Patients who suffer brain damage may experience non-responsive wake up syndrome (NWS). This is one of the worst possible outcomes of life compatible non-born brain injury: the eyes open, breathing is independent, but there are only reflex reactions to the outside world. Specialist Elderly Medicine Willemijn van Erp received her PhD on Wednesday 4 November on her research into patients in NWS and how their chances can be improved.
In order to find out how many patients there actually are, Willemijn van Erp visited as many patients with a long-term disorder of consciousness as possible as part of her PhD research in order to map out their situation as well as possible. She visited 72 patients and examined the possible reflexes and reactions of this group. For example, a reaction to the sound of a bell can be a reflex, but following a mirror is a sign of minimal consciousness. Also voices of family members or even the presence of the dog of one of the patients were used.
No correct diagnosis
The study showed that almost eighty percent of 31 patients in the Netherlands with non-responsive wake up syndrome between 2012 and 2018 were not correctly diagnosed. Only one patient had access to specialized rehabilitation. The risk of death was high, especially in the first two years after the brain injury. In half of the patients with NWS who died, death followed the discontinuation of artificial feeding.
The research shows that there is still a lot of room for improvement in the Netherlands for this small but seriously affected group of patients. There are relatively few patients here with NWS, which means that practitioners and doctors often do not have access to specialist knowledge. In her dissertation, Willemijn van Erp, affiliated with the Department of Primary Medicine, shows that a vicious circle is created for patients in NWS: a small group of severely affected patients has an unclear chance of recovery. Because it is so rare, care is organized ad hoc and on insufficient scientific grounds, which leads to misdiagnosis, few rehabilitation attempts and incomplete information of the patient's relatives. As a result, there is a risk of premature discontinuation of life-extending treatment, leaving the group of patients small, with the associated unclear prognosis.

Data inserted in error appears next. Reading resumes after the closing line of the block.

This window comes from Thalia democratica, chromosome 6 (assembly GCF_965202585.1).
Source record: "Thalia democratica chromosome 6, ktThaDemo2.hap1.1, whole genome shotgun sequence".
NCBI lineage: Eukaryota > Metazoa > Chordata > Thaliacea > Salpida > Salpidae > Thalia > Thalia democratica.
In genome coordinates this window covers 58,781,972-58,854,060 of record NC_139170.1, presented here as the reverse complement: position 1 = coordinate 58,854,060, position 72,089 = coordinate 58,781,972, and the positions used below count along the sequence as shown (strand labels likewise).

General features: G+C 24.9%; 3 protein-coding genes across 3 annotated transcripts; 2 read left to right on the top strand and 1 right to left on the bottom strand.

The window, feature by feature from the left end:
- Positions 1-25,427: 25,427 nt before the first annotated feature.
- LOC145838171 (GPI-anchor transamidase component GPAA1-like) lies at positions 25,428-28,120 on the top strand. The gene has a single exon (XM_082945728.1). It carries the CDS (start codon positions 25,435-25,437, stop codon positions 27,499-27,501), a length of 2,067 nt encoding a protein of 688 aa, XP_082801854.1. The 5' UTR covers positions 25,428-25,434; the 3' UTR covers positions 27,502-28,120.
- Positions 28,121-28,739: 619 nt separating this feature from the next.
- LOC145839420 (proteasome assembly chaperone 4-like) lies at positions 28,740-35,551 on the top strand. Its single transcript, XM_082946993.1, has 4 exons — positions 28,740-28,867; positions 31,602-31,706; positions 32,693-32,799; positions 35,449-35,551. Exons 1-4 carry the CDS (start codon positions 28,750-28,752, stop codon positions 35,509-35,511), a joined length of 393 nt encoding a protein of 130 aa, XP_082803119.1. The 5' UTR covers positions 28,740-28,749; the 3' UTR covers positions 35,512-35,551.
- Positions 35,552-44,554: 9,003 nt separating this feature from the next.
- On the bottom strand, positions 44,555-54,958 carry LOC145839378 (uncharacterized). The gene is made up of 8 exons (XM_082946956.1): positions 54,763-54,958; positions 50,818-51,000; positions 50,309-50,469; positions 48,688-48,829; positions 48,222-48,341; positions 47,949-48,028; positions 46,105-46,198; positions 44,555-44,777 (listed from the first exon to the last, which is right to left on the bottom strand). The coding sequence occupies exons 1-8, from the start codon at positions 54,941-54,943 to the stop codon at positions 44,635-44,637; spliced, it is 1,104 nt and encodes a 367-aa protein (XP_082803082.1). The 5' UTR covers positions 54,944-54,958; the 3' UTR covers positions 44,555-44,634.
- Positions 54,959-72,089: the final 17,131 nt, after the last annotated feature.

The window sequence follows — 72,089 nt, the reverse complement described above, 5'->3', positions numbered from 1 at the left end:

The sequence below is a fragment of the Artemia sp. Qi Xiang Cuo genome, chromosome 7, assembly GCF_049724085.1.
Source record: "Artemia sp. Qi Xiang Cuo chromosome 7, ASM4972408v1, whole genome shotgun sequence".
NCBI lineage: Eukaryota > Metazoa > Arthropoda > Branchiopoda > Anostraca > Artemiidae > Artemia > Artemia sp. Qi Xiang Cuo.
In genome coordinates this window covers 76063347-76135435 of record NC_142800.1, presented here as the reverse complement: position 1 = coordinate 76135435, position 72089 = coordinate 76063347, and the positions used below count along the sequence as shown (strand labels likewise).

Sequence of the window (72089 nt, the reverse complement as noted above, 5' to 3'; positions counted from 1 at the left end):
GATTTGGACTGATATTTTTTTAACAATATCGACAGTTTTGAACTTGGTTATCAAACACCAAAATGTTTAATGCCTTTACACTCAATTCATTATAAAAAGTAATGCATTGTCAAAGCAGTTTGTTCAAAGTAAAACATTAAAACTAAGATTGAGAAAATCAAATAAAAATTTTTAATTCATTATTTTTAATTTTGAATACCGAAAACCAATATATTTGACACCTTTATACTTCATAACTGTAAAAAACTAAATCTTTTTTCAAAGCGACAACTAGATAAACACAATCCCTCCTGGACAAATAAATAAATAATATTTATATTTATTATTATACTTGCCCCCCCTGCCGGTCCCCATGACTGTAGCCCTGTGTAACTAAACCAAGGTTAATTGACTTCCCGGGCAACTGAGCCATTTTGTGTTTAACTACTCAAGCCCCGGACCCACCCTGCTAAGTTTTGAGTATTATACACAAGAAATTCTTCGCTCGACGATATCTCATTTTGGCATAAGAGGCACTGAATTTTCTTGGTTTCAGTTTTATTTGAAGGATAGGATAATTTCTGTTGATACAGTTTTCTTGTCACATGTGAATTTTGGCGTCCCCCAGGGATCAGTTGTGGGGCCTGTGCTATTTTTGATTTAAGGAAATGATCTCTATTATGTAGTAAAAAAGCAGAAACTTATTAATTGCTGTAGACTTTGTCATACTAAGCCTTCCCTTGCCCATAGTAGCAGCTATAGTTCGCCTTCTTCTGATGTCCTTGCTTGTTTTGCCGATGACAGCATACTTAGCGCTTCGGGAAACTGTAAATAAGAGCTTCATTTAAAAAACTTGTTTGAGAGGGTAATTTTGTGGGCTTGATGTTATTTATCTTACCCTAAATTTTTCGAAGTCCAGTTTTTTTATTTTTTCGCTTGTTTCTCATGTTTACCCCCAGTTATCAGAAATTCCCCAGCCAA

Network of expertise AENnacoma
A correct diagnosis helps to determine whether starting a rehabilitation program makes sense. Moreover, a correct diagnosis provides valuable information about the course and the path to be followed. In order to improve care for people with serious brain damage, including long-term disorders of consciousness (LBS), the 'Expertise Network Serious Unborn Brain Injury after Coma', or EENnacoma for short, was established in 2016. EENnacoma, linked to the primary care department of the Radboudumc, now connects the previously fragmented links in the care chain for people with LBS after discharge from hospital.
The researchers expect this centralized working method and scientific research to lead to more opportunities for appropriate care for this group of patients in the coming years. In this way, practitioners will not only be supported in facilitating recovery, but also in taking responsibility if the treatment does not lead to an improvement for the patient. In this way, the best possible decision can be made for each patient at the right time, with good guidance for those closest to them.
Thesis The unresponsive wakefulness syndrome in the Netherlands: outcomes from a vicious circle by Willemijn van Erp (1985). Promoters: Prof. Dr. Raymond Koopmans and Prof. Dr. Steven Laureys (Université de Liège). Co-supervisors: Dr. Jan Lavrijsen and Dr. Pieter Vos (Slingeland Hospital).
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